King Kong, the blockbuster girl-meets-gorilla movie, premiered in March 1933. All these decades later, the big, lovelorn ape still intrigues us and continues to inspire works in various media.
A hardback copy of the novelization of the movie, a nice little curiosity piece, came into our Tacoma, Washington, store recently. The book was assembled by multiple hands in advance of the movie’s release, so it’s actually a novelization of a movie that hadn’t yet been released! The book/movie concept evidently sprang from a dream film director Merian C. Cooper had.
King Kong: Conceived by Edgar Wallace and Merian C. Cooper / Based on the screen play by James Creelman and Ruth Rose / Novelized from the Radio Picture by Delos W. Lovelace
Grosset & Dunlap, 1932. First Edition. Book: Very Good; Dust Jacket: Good +.
Bound in bright green cloth with brown title on cover and spine. Endpapers are covered in sepia-toned movie stills. Scarce in dust jacket. $3,000.
Binding is tight and square. Some bumping and rubbing on the edges and near the spine of the boards. There is some sun damage/fading near the top edge of the front cover and on the spine. Pages are slightly yellowed. Dust jacket has some bumping, rubbing and scuffing, as well as some chipping and closed tears, with a small piece missing at the top of the spine and along the bottom edge of the back corner. Also slight sun damage along the spine. There is a small brown stain just below the word “King” on the front cover.
And this colorful coffee-table book is at our Flagship store in Dallas:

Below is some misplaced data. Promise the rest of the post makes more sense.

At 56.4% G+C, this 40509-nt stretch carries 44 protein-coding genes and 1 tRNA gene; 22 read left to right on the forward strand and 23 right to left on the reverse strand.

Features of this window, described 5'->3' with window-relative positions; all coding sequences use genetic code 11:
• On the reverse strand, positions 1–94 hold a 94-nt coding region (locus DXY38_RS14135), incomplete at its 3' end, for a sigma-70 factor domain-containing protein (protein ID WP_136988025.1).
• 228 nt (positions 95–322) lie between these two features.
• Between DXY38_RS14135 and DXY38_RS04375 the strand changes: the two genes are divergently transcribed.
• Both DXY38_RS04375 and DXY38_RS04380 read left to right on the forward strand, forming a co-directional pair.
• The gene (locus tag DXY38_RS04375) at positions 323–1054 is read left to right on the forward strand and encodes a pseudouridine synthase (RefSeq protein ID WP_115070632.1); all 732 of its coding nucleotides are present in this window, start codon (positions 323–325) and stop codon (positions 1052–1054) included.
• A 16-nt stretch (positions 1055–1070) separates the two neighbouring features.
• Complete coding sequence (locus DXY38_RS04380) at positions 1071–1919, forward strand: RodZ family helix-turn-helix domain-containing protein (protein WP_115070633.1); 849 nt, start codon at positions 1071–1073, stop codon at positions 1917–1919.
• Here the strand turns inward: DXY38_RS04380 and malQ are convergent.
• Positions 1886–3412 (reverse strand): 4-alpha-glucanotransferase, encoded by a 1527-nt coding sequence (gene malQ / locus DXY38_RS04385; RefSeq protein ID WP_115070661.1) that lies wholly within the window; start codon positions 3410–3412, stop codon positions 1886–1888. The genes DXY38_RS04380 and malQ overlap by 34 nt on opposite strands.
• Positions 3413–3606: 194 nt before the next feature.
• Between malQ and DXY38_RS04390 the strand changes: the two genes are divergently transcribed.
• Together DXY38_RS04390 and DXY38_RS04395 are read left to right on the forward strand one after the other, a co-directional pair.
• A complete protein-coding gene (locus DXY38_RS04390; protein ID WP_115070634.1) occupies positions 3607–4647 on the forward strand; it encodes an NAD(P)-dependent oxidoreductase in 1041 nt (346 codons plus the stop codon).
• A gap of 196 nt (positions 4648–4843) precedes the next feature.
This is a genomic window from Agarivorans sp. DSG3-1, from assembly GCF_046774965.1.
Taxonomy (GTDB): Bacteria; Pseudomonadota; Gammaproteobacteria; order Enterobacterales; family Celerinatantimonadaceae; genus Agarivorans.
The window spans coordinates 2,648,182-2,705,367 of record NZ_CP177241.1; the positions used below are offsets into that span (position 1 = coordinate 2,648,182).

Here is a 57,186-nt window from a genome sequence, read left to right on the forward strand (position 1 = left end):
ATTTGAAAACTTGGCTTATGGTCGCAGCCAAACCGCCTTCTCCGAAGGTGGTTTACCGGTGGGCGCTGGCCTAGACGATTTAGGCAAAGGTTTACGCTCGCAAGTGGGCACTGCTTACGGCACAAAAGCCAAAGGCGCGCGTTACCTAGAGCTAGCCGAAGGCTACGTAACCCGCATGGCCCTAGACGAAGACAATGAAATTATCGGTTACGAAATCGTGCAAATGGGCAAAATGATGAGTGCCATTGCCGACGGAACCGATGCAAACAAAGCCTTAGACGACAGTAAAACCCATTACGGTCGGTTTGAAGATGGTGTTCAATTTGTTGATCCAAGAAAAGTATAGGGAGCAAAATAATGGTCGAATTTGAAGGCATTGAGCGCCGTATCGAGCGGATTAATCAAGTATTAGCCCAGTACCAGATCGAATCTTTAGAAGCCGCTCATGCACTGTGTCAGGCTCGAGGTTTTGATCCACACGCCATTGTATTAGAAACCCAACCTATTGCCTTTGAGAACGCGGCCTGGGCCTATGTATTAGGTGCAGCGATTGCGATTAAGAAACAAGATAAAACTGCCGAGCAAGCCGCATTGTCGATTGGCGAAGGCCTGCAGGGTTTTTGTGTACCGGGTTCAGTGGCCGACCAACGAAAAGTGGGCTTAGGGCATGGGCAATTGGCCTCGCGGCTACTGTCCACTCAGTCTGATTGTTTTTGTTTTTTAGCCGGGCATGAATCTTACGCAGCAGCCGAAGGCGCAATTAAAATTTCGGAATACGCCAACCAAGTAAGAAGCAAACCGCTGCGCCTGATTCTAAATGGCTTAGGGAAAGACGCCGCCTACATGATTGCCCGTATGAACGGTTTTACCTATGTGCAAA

The World of Kong: A Natural History of Skull Island by Weta Workshop
Pocket Books, 2005. First Edition. Near Fine. $50.
Peter Jackson, who directed the blockbuster Lord of the Rings movies, followed them up in 2005 with his long-planned remake of King Kong. He used the visual effects company he’d used on the Tolkien movies, Weta Workshop, and their creative work is displayed to great effect in this book. Jackson’s remake was the biggest-budget movie project to that date, but it did make the money back, and then some. It starred Naomi Watts in the Fay Wray role (Ann), with Adrien Brody as love-interest screenwriter Jack, and Jack Black as film director Carl Denham.
King Kong Fun Facts
- Popular author Edgar Wallace died before he’d contributed much of anything to King Kong, but co-author (and co-director of the 1933 movie) Merian C. Cooper kept Wallace’s name in all of the credits, because of his name recognition.
- Wallace was one of the most popular and prolific authors of his time. He designed and patented the Edgar Wallace Plot Wheel to give himself and others an antidote to writer’s block.
- Director Peter Jackson’s first directorial effort was his attempt, at age 12, to recreate King Kong on Super 8 film.
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